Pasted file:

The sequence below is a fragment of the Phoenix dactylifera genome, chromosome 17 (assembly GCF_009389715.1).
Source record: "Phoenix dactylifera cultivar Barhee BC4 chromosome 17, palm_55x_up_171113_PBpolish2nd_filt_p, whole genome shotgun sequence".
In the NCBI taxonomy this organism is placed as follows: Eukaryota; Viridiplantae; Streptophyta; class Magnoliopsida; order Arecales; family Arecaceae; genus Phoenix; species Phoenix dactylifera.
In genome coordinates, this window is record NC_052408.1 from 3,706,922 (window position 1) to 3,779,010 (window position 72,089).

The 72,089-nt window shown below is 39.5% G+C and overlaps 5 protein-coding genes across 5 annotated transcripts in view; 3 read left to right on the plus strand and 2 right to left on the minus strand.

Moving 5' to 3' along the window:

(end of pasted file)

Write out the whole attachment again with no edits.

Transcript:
The sequence below is a fragment of the Phoenix dactylifera genome, chromosome 17 (assembly GCF_009389715.1).
Source record: "Phoenix dactylifera cultivar Barhee BC4 chromosome 17, palm_55x_up_171113_PBpolish2nd_filt_p, whole genome shotgun sequence".
In the NCBI taxonomy this organism is placed as follows: Eukaryota; Viridiplantae; Streptophyta; class Magnoliopsida; order Arecales; family Arecaceae; genus Phoenix; species Phoenix dactylifera.
In genome coordinates, this window is record NC_052408.1 from 3,706,922 (window position 1) to 3,779,010 (window position 72,089).

The 72,089-nt window shown below is 39.5% G+C and overlaps 5 protein-coding genes across 5 annotated transcripts in view; 3 read left to right on the plus strand and 2 right to left on the minus strand.

Moving 5' to 3' along the window: